Holly - The Trees

The Magic of Trees: A Guide to Their Sacred Wisdom & Metaphysical Properties - Tess Whitehurst 2017

The Trees


An extremely ancient and widespread plant, the holly (Ilex) is drenched in mystery and tradition. The Druids decorated with holly at the winter solstice, the Romans employed the branches in their Saturnalia celebrations, and to this day Brazilian rainforest inhabitants enjoy a sacred, energizing tea from the leaves of a holly species called yerba mate. (Do be aware that many holly varieties are poisonous to humans, however.) Even in the mainstream imagination, holly is associated with magic; her wood was used to fashion Harry Potter’s wand.

Magical Uses


Since very ancient times, glossy-leaved, red-berried holly has been magically employed during the coldest, darkest time of the year as a way to ignite the spirit and feed the inner flame. Yerba mate, an energizing tea, is made from a variety of holly leaf containing caffeine and theobromine (which is also in chocolate), as well as minerals and amino acids. Luckily, this tea—which bestows not just energy but also a mildly euphoric state—can now be purchased at most health food stores. (When purchasing, do make sure it’s organic, fairly traded, and sustainably harvested.)


An ancient belief states that fairies inhabit holly trees and that bringing a branch into the home brings fairies in with it. Similarly, planting a holly tree in your yard can summon fairies, and spending time with a holly tree can align you with the realm of the fae.


Flower essence pioneer Edward Bach described the holly flower essence remedy as being helpful for “those who are sometimes attacked by thoughts of such kind as jealousy, envy, revenge, suspicion…Within themselves they may suffer much, often when there is no real cause for their unhappiness.” Flower essence therapists recommend taking the essence regularly to support an open heart and a general attitude of positivity and openness.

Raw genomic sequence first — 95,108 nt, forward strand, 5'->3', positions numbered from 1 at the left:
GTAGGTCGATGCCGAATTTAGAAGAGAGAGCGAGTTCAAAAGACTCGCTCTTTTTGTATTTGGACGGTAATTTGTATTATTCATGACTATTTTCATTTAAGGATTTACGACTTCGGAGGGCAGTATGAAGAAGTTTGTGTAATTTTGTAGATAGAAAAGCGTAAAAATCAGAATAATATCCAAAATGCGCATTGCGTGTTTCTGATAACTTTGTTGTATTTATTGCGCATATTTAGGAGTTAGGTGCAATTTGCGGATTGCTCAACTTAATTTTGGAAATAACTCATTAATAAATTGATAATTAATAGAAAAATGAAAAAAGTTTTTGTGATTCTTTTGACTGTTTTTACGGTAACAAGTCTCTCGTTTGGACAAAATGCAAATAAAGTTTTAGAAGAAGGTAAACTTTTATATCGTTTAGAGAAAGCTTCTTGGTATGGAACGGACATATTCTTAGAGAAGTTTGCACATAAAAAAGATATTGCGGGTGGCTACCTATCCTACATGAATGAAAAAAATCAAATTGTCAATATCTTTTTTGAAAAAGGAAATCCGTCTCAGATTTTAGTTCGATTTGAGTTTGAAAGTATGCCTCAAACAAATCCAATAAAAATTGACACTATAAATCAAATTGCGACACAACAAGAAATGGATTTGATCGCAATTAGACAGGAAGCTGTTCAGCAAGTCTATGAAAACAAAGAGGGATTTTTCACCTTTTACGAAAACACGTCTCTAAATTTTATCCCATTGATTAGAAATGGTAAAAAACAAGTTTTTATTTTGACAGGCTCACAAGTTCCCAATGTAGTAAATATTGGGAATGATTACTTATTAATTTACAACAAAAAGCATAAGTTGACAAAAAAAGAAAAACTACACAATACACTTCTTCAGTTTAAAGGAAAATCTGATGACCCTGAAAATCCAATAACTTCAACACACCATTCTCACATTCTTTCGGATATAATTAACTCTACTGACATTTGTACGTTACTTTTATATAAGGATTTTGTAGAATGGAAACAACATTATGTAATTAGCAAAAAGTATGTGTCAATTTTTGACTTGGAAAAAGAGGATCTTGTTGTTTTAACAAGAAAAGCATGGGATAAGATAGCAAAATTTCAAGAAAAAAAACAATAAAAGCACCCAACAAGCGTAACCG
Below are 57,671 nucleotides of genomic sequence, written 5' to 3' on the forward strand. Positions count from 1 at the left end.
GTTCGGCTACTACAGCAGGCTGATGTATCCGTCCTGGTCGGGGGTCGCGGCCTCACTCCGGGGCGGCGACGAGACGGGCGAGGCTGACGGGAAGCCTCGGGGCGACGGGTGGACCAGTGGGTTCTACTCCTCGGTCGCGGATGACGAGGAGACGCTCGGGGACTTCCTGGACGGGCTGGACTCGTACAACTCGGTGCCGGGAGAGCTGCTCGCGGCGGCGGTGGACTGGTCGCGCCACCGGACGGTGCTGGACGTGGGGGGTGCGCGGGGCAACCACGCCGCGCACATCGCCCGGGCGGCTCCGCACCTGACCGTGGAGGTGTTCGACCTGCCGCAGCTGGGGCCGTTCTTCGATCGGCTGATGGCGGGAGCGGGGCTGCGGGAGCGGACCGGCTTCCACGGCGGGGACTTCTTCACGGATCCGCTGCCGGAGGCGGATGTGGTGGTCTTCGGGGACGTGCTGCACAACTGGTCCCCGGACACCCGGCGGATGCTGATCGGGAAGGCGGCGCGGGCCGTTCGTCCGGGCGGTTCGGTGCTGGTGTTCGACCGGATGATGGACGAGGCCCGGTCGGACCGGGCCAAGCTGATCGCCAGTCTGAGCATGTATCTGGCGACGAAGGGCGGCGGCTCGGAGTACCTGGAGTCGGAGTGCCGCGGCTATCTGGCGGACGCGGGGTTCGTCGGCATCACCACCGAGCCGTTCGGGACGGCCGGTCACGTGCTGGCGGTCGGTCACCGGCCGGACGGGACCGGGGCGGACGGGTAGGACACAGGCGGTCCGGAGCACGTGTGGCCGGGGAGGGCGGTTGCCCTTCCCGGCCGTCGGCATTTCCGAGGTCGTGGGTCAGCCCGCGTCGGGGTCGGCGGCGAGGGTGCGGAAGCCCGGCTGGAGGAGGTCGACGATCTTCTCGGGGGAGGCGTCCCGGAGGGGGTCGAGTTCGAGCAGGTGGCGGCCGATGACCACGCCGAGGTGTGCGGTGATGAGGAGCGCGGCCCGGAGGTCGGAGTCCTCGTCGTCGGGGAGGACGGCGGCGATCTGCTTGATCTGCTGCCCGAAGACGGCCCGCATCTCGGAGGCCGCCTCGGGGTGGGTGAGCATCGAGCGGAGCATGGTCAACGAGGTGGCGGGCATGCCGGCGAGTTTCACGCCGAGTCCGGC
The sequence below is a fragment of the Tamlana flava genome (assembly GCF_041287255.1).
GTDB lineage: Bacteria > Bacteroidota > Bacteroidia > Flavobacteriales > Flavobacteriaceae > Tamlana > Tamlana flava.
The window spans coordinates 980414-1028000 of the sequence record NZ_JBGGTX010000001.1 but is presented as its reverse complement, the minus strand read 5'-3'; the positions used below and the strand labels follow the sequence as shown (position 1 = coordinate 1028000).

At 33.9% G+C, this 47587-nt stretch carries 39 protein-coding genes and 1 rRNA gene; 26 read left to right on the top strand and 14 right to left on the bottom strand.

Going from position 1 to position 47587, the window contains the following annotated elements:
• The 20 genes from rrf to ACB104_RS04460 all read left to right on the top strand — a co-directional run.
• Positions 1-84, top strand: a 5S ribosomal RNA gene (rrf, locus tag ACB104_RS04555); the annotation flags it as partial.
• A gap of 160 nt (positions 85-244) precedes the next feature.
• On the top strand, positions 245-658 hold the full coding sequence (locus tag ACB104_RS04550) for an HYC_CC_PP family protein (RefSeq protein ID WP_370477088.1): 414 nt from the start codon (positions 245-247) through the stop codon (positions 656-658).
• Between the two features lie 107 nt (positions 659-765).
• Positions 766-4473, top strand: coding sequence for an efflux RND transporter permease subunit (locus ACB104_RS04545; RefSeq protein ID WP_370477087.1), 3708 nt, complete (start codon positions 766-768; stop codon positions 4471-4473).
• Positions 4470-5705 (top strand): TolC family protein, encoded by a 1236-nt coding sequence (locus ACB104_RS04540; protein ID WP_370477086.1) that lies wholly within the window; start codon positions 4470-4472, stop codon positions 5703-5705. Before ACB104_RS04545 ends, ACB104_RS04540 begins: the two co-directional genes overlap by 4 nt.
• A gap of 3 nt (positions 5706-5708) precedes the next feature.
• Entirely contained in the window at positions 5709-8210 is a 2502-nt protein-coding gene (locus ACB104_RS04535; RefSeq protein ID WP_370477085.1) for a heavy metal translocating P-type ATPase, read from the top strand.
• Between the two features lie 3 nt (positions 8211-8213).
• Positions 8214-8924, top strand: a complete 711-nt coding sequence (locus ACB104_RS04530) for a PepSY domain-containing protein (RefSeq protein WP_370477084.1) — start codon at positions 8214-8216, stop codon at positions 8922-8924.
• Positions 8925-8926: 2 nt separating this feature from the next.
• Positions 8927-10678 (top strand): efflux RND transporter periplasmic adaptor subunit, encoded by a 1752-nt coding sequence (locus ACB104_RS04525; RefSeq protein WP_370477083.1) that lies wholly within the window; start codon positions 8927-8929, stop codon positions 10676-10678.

Additionally, simply spending time with a holly tree or bringing her leaves, branches, or berries into your home (or placing them on your altar) can help infuse you and your household with this purely positive vibe. This can be particularly helpful when it’s your intention to banish bickering, arguing, gossiping, resentment, negative expectation, or any other indication of discord.


There is a long-standing and widespread tradition of employing holly to repel all forms of negativity, danger, and ill intent. It’s said that throwing holly in the direction of a wild animal will cause the animal to stop attacking, and that a holly in the yard will protect from both evil and lightning. In ancient Persia and India, water infused with holly bark was used to bless newborn children; as a modern incarnation of this ancient practice, you might gently anoint the head of a newborn with a little water into which you’ve added a drop or two of holly flower essence.

Interestingly, birds sometimes use spiky-leaved holly trees as literal protection from predators by taking refuge in their branches. This is especially convenient for the species of birds that thrive on the tree’s fruit, which is toxic to humans but not to birds.


In both myth and history (and in both Europe and the Americas) holly wood has been used for arrows and spears. With little berries (actually “drupes”) that resemble—both energetically and literally—the warrior planet Mars, holly has a fierceness that lends itself to victory.


To achieve victory on behalf of any sort of worthy cause, place nine holly berries in a red drawstring bag during the full moon, then carry it close to you.

Magical Correspondences


Element: Fire

Gender: Masculine and feminine

Planet: Mars